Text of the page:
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Today in History: Nov. 14

Here's what happened on this date in history.

Today is Wednesday, Nov. 14, the 318th day of 2018. There are 47 days left in the year.

Today’s Highlight in History:

On Nov. 14, 1970, a chartered Southern Airways DC-9 crashed while trying to land in West Virginia, killing all 75 people on board, including the Marshall University football team and its coaching staff.

On this date:

In 1862, during the Civil War, President Abraham Lincoln gave the go-ahead for Maj. Gen. Ambrose Burnside’s plan to capture the Confederate capital of Richmond; the resulting Battle of Fredericksburg proved a disaster for the Union.

In 1889, inspired by the Jules Verne novel “Around the World in Eighty Days,” New York World reporter Nellie Bly (Elizabeth Cochrane) set out to make the trip in less time than the fictional Phileas Fogg. (She completed the journey in 72 days.)

In 1910, Eugene B. Ely became the first aviator to take off from a ship as his Curtiss pusher rolled off a sloping platform on the deck of the scout cruiser USS Birmingham off Hampton Roads, Virginia.

In 1925, the first group exhibition of surrealistic paintings opened at the Galerie Pierre in Paris.

In 1940, during World War II, German planes destroyed most of the English town of Coventry.

In 1965, the U.S. Army’s first major military operation of the Vietnam War began with the start of the five-day Battle of Ia Drang. (The fighting between American troops and North Vietnamese forces ended on Nov. 18 with both sides claiming victory.)

In 1969, Apollo 12 blasted off for the moon.

In 1972, the Dow Jones Industrial Average closed above the 1,000 level for the first time, ending the day at 1,003.16.

In 1973, Britain’s Princess Anne married Captain Mark Phillips in Westminster Abbey. (They divorced in 1992, and Anne remarried.)

In 1986, the Securities and Exchange Commission imposed a $100 million penalty on inside-trader Ivan F. Boesky and barred him from working again in the securities industry.

In 1996, Cardinal Joseph Bernardin (BURN’-uh-deen), the senior Roman Catholic prelate in the United States and leader of Chicago’s 2.3 million Catholics, died at his home at age 68. Singer Michael Jackson married his plastic surgeon’s nurse, Debbie Rowe, in a ceremony in Sydney, Australia. (Rowe filed for divorce in 1999.)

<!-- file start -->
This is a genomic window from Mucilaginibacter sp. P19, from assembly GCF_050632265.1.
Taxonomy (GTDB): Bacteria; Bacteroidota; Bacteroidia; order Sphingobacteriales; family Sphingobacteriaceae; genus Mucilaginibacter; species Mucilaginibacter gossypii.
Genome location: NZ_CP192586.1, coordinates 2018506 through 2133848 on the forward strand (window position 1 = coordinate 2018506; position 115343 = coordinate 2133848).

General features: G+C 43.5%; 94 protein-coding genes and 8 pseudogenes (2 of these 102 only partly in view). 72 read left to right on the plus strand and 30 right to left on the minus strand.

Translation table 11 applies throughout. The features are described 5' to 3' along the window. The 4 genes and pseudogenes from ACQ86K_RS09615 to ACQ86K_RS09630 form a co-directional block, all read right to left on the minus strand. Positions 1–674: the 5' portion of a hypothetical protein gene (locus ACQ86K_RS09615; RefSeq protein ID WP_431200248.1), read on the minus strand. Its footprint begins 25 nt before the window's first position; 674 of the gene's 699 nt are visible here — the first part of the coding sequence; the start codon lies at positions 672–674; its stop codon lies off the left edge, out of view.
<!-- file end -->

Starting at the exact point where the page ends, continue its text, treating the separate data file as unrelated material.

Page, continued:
In 1997, a jury in Fairfax, Virginia, decided that Pakistani national Aimal Khan Kasi (eye-MAHL’ kahn KAH’-see) should get the death penalty for gunning down two CIA employees outside agency headquarters. (Five years later on this date, Aimal Khan Kasi was executed.)

In 2008: A lunar probe from India made a planned crash-landing onto the surface of the moon. Space shuttle Endeavour and a crew of seven blasted into the night sky, bound for the international space station. Dr. Adrian Kantrowitz, the cardiac surgeon who performed the first U.S. heart transplant in 1967, died in Ann Arbor, Mich. at age 90.

In 2013: Reversing course, President Barack Obama said millions of Americans should be allowed to renew individual coverage plans ticketed for cancellation under the health care law. During a confirmation hearing before the Senate Banking Committee, Janet Yellen made clear she would be prepared to stand by the Federal Reserve’s low-interest policies, if she were to be confirmed as Fed chair. Former Boston crime boss James “Whitey” Bulger was led off to prison to begin serving a life sentence at 84 for his murderous reign in the 1970s and ’80s. (Bulger was killed Oct. 30, 2018, hours after arriving at a federal prison in West Virginia.) Pittsburgh Pirates center fielder Andrew McCutchen and Detroit Tigers slugger Miguel Cabrera won baseball’s Most Valuable Player awards.

In 2017: Three UCLA basketball players who’d been detained in China on suspicion of shoplifting returned home; they were then indefinitely suspended from the team. Papa John’s Pizza apologized for comments made by CEO John Schnatter (SHNAH’-tur), who had blamed sluggish pizza sales on NFL players kneeling during the national anthem. House Speaker Paul Ryan said the House would require anti-harassment and anti-discrimination training for all members and their staffs; the announcement came hours after two female lawmakers spoke about sexual misconduct involving sitting members of Congress.

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© 2018 The Associated Press. All Rights Reserved.